An environmentally friendly fork made of potato starch is great, unless it bends when you try to spear food. "If you go to a café and it breaks, it's not really any skin off your nose; you'll grab another. But to buy that product for your home? Performance matters--a lot," says Lauren Gropper, who along with co-founders Corey Scholibo and Jordan Silverman spent two years testing resins and molds to launch Los Angeles-based Repurpose, which produces 100 percent compostable, disposable tableware. Gropper says the line--made from corn and reclaimed sugarcane pulp and wood scraps--doesn't "melt in hot soup, warp in ice cream, or snap in half while you're cutting a steak."

6. ClickBait

"Fishermen joke that you always think the lure you don't have is the one that's going to catch the fish," says Ross Gordon, who started Mystery Tackle Box to solve the mythical science of finding the lure that will seduce a particular fish. For $15 to $30 a box, the
Chicago-based subscription e-commerce company--co-founded with Ryan McDonnell and Jason Dirks--sends its customers a surprise mix of lures from an array of brands tailored to their desired prey, from bass to walleye, along with instructional articles and videos.

7. Virtuous Vice

Looking to create a healthy frozen dessert, Justin Woolverton began freezing Greek yogurt and cottage cheese with chocolate and fruit. "I had no intention of ever taking it to market," says the former lawyer. He went with ice cream instead. Five years later, his Los Angeles--based Halo Top Creamery is America's second-best-selling brand of packaged pints of ice cream, according to market research firm IRI. Woolverton says in nearly all the stores that carry his low-cal, high-protein treat--made with stevia, probiotic fiber, and three quarters
of a cup of air per pint--it outpaces Ben & Jerry's and Häagen-Dazs.

8. Getting Schooled

When Michael Fordinal was in seventh grade, his teachers would assign sentence writing for bad behavior. So the budding entrepreneur spent his free time cranking out pages of repentant prose and then selling those sentences to troublemakers for 10¢ a pop. Decades later, he's built another thriving business out of secondhand words--this time, unwanted textbooks. The Irving, Texas-based company hauls away the pallets of books, recycles damaged ones, and resells the rest. "I initially got into flipping books because I had $300 in the bank and $400 worth of bills due," Fordinal says. He discovered that reselling books from local bookshops was profitable but not scalable. "I didn't want to be scanning books and shelves 50 hours a week for the rest of my life," he says. So he started buying directly from schools and booksellers, and today the company processes more than four million pounds of books a year--sorting through 50,000 books in a busy week. "You don't have to have the sexiest idea in the world to run with it," he says.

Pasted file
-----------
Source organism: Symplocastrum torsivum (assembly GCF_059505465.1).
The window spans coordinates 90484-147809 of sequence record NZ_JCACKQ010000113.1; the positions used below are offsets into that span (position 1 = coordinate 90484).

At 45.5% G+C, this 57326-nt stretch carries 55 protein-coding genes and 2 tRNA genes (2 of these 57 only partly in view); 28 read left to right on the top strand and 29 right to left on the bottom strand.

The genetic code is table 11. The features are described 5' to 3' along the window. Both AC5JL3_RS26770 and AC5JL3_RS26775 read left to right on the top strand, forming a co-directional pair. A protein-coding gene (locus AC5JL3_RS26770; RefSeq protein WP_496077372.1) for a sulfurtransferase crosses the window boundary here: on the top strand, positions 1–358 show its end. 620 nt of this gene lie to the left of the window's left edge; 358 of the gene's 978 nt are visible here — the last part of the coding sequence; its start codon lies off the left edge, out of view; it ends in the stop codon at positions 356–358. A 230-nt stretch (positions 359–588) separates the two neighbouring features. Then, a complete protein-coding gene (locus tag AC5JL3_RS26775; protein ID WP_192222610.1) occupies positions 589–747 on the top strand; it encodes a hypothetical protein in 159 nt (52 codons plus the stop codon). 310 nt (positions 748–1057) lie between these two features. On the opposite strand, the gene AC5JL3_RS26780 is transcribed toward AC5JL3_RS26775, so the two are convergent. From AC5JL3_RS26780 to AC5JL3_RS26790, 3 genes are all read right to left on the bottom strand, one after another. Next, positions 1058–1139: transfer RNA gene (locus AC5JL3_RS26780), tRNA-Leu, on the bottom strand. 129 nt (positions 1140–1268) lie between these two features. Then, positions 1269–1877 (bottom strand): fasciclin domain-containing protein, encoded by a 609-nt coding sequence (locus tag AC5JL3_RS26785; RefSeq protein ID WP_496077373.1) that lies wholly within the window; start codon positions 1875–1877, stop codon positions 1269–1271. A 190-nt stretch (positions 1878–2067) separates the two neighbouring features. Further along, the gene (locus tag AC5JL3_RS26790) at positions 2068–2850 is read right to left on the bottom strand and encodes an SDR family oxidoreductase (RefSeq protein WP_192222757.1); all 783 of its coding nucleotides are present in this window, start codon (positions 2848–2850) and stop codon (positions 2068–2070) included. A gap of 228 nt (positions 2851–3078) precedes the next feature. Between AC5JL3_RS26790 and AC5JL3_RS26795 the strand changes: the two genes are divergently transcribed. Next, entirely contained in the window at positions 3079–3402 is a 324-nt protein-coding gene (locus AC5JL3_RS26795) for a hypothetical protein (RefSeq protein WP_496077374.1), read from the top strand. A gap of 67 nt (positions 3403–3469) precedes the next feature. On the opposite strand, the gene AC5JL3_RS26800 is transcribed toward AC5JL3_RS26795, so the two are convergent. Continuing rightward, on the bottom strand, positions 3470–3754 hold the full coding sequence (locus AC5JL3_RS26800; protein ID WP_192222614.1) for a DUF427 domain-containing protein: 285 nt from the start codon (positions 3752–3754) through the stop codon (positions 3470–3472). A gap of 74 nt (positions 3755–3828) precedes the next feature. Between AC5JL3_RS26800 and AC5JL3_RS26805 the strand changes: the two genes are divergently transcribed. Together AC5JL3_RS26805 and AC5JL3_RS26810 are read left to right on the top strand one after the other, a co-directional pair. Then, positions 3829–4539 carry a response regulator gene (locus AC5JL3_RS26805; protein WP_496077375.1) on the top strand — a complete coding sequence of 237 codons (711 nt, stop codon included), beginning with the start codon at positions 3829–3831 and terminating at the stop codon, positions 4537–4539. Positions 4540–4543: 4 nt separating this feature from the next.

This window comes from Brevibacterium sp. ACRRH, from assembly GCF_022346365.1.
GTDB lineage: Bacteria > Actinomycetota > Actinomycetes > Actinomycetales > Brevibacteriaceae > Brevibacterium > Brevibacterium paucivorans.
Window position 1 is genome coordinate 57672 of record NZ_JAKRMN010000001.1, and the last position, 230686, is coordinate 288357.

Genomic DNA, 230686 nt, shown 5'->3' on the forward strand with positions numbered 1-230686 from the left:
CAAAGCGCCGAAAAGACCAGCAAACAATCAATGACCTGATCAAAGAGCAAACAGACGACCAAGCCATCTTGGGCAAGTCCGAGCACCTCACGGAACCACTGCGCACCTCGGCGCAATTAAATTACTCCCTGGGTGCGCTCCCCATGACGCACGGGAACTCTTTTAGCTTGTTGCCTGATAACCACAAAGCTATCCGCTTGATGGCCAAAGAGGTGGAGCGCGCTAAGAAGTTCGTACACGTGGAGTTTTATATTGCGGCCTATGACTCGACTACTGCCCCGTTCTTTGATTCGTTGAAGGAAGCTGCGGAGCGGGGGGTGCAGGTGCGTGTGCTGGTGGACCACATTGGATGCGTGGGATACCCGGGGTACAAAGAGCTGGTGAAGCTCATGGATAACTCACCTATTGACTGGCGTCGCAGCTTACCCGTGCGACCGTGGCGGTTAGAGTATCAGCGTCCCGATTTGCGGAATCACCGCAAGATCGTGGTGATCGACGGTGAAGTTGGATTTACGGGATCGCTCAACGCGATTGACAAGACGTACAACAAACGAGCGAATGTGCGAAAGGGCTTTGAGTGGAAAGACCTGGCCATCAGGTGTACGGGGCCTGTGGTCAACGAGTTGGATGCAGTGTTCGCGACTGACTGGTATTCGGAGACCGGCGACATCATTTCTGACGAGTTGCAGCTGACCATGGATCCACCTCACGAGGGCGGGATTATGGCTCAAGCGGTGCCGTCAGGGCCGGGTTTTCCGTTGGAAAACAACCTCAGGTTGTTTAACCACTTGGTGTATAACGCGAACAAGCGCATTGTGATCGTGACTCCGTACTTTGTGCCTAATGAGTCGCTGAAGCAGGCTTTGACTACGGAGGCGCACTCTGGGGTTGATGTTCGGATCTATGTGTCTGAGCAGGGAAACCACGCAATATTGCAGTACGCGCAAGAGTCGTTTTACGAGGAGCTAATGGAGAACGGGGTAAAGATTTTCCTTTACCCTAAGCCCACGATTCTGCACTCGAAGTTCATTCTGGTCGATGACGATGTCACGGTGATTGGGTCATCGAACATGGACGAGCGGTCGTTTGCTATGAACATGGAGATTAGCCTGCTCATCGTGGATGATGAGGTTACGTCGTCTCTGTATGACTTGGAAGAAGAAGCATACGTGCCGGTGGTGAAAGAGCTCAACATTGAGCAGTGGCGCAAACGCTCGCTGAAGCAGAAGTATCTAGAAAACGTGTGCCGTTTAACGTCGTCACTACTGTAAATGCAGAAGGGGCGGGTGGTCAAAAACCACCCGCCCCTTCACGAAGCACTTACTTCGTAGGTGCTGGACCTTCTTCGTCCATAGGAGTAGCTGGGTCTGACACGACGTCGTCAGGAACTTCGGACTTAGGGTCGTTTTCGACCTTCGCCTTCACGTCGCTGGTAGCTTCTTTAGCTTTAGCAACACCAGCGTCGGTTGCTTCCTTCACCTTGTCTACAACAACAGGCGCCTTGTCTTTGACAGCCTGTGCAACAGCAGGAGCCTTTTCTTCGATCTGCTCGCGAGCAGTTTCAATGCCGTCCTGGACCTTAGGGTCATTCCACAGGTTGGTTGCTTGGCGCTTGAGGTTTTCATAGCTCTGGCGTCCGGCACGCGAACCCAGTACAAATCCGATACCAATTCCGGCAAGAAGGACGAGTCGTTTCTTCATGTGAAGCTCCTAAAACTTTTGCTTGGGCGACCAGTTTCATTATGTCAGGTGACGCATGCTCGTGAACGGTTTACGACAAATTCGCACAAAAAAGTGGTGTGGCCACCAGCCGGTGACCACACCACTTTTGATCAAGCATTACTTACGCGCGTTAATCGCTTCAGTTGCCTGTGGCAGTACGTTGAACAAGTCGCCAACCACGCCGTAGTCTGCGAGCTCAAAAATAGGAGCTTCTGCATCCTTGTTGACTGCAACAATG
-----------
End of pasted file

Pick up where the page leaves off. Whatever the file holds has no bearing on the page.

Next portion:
9. Glass Half Full

The first six shipments of custom-cut glass that CEO Ahmed Mady mailed from his Columbus Ohio-based Fab Glass and Mirror were broken by the time they reached customers. "I was very naive about the whole process." Mady spent the sweltering summer of 2012 in his storage unit experimenting with packaging. "Through trial and error, we developed a very good way to ship a very big piece of glass that also wouldn't take up too much space in the truck," he says. Now, hundreds of shipments go out daily--glass tabletops, shelves shower doors, and mirrors--cut to every size and shape for both consumers and commercial clients."